[ back ] 7. Cassius Dio 59.19 (trans. Foster): ὁ δὲ δὴ Σενέκας … ὁ πάντας μὲν τοὺς καθ’ ἑαυτὸν Ῥωμαίους πολλοὺς δὲ καὶ ἄλλους σοφίᾳ ὑπεράρας, διεφθάρη παρ’ ὀλίγον μήτ’ ἀδικήσας τι μήτε δόξας, ὅτι δίκην τινὰ ἐν τῷ συνεδρίῳ παρόντος αὐτοῦ καλῶς εἶπε. Caligula orders his execution, but rescinds the decree when a woman tells him Seneca will soon die of consumpton. Cf. Griffin 1976:53.

[ back ] 8. According to Cassius Dio 60.8.5; cf. Griffin, who thinks Dio’s accusation is plausible (1974:9). Seneca was “the innocent victim” of Messalina.

[ back ] 9. To Polybius, On Consolation 13.2.

[ back ] 10. Tacitus Annals 12.8: infensus Claudio dolore iniuriae credebatur. Cf. Annals 13.42 (trans. Grant): “‘Seneca hates Claudius’ friends,’ said Suillius. ‘For under Claudius he was most deservedly exiled!’” (Senecam increpans infensum amicis Claudii, sub quo iustissimum exilium pertulisset). Cf. Seneca On Benefits 4.32.3; Ferguson 1972:8.

[ back ] 11. It seems unlikely that the charge was true, though “Seneca’s sexual life was suspect,” as Ferguson remarks (1972:8). Griffin presents evidence that the two consolations would be ludicrous if Seneca had been guilty (1976:60–61); both Ferguson and Griffin mention the frequency of the adultery charge as a device to get rid of political enemies.

[ back ] 12. For Seneca’s exilic epigrams, see Prato 1964; Herrmann 1955. They are not certainly authentic.

[ back ] 13. For Seneca’s exile as a death, see Claassen 1996:586–587.

[ back ] 14. Exul fiam; ibi me natum putabo, quo mittar. Moral Epistles 24.17, trans. in Ferguson 1972:8.

[ back ] 15. Ferguson 1972:8.

[ back ] 16. See above, ch. 22; cf. ch. 23 (Ovid’s misery in exile).

[ back ] 17. Phoenician Women 388f., quoted in Plutarch On Exile 2 (599E), trans. De Lacy, τί τὸ στέρεσθαι πατρίδος; ἦ κακὸν μέγα; / μέγιστον· ἔργῳ δ’ ἐστὶ μεῖζον ἢ λόγῳ. Cf. Gahan 1985; Grasmück 1978:138–140; Doblhofer 1987:173, for the exile as death theme in Seneca. Further on Seneca’s exile, Kamp 1934.

[ back ] 18. Tacitus Annals 14.49, 15.58–62. Seneca was a friend of Piso; whatever his knowledge of the conspiracy, he certainly was not a ringleader. The unsympathetic Ferguson argues that he was not involved (1972:11).

[ back ] 19. Tacitus, or Seneca, explicitly bows to Socrates: “Poison, such as was formerly used to execute State criminals at Athens,” trans. Grant, Annals 15.64: venenum quo damnati publico Atheniensium iudicio extinguerentur.

[ back ] 20. Tacitus Annals 15.63. See Griffin 1976, who treats most of these Socratic parallels. Seneca had frequently celebrated Socrates’ death, see Griffin 1976:373n2.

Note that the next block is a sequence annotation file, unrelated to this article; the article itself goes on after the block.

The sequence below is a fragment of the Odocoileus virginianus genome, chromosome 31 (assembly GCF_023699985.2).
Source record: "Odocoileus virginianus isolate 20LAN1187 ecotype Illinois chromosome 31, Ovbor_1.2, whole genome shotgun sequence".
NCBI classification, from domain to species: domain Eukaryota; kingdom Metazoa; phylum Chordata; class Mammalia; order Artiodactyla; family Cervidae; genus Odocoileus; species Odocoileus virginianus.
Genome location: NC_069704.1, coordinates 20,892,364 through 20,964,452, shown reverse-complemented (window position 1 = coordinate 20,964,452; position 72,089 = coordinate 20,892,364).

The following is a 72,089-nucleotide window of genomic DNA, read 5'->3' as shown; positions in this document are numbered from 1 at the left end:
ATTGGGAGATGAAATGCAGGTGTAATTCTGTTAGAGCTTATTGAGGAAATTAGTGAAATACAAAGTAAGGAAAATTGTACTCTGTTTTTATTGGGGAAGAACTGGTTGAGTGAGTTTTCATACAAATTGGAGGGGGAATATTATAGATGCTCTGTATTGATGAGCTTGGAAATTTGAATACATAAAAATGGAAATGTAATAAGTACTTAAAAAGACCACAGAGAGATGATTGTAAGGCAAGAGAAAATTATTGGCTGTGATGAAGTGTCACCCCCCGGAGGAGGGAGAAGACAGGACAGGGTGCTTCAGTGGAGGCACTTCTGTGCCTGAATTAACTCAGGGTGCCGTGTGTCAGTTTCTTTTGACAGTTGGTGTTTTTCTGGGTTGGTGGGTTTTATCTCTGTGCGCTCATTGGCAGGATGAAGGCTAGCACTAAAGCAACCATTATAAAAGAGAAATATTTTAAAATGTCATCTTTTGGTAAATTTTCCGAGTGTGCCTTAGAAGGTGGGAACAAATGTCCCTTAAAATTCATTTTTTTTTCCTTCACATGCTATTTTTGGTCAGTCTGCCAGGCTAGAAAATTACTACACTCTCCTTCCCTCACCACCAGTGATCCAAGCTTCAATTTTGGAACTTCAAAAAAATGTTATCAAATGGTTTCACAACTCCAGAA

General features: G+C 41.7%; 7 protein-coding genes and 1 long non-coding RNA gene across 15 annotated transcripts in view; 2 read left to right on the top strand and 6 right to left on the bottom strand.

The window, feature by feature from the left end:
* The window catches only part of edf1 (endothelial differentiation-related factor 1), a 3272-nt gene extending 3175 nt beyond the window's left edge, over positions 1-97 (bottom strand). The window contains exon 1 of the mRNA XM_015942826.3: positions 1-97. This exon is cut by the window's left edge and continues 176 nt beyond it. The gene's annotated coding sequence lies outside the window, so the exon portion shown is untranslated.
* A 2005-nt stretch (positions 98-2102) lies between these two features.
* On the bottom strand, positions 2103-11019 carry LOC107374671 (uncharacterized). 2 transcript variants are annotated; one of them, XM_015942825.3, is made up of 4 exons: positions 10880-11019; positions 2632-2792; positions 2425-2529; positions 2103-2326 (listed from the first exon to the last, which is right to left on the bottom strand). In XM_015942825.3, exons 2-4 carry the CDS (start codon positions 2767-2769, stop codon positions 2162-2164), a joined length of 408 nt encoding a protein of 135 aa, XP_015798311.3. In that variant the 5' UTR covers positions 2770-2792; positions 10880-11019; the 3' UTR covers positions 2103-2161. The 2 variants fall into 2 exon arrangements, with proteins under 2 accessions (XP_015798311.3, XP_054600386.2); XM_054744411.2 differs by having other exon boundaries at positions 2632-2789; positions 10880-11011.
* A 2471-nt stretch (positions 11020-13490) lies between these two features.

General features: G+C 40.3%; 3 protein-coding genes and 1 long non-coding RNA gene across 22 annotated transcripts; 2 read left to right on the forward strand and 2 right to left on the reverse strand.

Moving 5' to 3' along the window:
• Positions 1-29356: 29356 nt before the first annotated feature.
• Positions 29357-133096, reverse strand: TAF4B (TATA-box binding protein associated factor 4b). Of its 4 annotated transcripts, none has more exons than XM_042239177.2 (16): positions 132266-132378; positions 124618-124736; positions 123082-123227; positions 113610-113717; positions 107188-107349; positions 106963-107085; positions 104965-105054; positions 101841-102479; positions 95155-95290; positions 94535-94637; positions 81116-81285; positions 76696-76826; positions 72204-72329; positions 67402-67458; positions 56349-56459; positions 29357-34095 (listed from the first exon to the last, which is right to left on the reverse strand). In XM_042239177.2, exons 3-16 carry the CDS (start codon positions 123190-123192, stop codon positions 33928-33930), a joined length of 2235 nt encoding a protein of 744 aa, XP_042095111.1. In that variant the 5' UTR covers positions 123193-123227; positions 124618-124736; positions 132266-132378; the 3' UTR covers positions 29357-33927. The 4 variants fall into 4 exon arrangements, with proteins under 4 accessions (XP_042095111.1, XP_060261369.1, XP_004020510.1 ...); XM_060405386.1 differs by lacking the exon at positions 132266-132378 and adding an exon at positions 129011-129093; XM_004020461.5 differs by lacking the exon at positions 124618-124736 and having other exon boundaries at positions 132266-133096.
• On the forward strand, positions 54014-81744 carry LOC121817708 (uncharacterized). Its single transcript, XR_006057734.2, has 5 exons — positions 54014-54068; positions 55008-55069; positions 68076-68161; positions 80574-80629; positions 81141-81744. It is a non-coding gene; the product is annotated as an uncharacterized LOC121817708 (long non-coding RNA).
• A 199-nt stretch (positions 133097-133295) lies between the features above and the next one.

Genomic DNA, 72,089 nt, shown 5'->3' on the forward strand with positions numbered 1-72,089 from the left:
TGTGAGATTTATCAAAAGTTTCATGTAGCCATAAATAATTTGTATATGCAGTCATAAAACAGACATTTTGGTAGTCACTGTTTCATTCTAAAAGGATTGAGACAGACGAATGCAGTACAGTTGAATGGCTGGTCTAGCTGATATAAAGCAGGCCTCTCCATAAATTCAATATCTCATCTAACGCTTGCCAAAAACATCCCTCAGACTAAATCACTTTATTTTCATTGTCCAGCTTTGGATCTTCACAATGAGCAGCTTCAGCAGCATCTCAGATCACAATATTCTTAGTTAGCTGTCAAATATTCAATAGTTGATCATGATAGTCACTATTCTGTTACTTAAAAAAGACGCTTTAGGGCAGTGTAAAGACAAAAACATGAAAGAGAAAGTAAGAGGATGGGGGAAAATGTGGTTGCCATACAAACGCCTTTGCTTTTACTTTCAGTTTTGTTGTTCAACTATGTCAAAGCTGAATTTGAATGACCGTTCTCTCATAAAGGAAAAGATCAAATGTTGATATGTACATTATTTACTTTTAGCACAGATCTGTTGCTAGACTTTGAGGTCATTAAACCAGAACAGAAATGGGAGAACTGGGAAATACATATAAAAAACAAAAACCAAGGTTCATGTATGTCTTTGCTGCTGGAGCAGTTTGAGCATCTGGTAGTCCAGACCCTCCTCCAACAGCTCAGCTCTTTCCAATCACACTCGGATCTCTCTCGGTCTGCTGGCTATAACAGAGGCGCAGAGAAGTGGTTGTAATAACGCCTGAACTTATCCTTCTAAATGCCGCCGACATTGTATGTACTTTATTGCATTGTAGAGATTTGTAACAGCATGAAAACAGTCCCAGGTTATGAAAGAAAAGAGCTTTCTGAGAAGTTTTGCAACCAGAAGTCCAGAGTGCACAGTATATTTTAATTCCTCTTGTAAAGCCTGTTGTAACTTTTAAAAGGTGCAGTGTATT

[ back ] 21. See Tacitus Annals 16.34–35; cf. Griffin 1974:29.

[ back ] 22. Tacitus Annals 16.18 (trans. Grant): dum nihil amoenum et molle adfluentia putat, nisi quod ei Petronius adprobavisset.

[ back ] 23. Tacitus Annals 16.19 (trans. Grant): levia carmina et facilis versus. For Petronius’ death, cf. Rankin 1971:2.

[ back ] 24. See above, ch. 4 (Hipponax).

[ back ] 25. For a reconstruction of the novel’s beginning and discussion of fr. 1, see Sullivan 1968:40–41.

[ back ] 26. Satyricon 107; Bremmer 1983b:300n8.

[ back ] 27. Suetonius Life of Lucan: paene signifer.

[ back ] 28. Suetonius Life of Lucan.

[ back ] 29. Suetonius Life of Lucan (trans. Rolfe): Revocatus Athenis a Nerone cohortique amicorum additus atque etiam quaestura honoratus, non tamen permansit in gratia: si quidem aegre ferens, recitante subito ac nulla nisi refrigerandi sui causa indicto senatu recessisset, neque verbis adversus principem neque factis excitantibus post haec temperavit. Suetonius retells a scurrilous anecdote in which the defecating Lucan mocks a line of Nero’s poetry (ibid.).

[ back ] 30. My trans. Lucanum propriae causae accendebant, quod famam carminum eius premebat Nero prohibueratque ostentare, vanus adsimulatione.

[ back ] 31. Suetonius Life of Lucan (trans. Rolfe): Sed et famoso carmine cum ipsum, tum potentissimos amicorum gravissime proscidit.

[ back ] 32. Tacitus adds that he informed on his mother before death (Annals 15.64), but this seems a vindictive embellishment.

[ back ] 33. Tacitus Annals 15.49 (trans. Grant): a Nerone probroso carmine diffamatus contumeliam ultum ibat.

[ back ] 34. Suetonius Domitian 1; cf. Duff 1936:96.

[ back ] 35. Sullivan 1985:23.

[ back ] 36. For Nero and his poetry, see Suetonius Nero 12, 20–25, 41, 52, 53; Tacitus Annals 13.3; 14.16; 15.33–35, 39 (Nero sings as Rome burns); 16.4–5.

[ back ] 37. Suetonius Nero 23 (trans. Rolfe): Quam autem trepide anxieque certaverit, quanta adversariorum aemulatione, quo metu iudicum, vix credi potest. Adversarios … observare, captare, infamare secreto, nonnumquam ex occursu maledictis incessere ac, si qui arte praecellerent, conrumpere etiam solebat.

[ back ] 38. See Sullivan 1985:34–35. On all of these, see Sullivan 1985:154, who follows Suetonius in portraying Nero as relatively unrepressive.

[ back ] 39. Suetonius Nero 49, trans. Rolfe.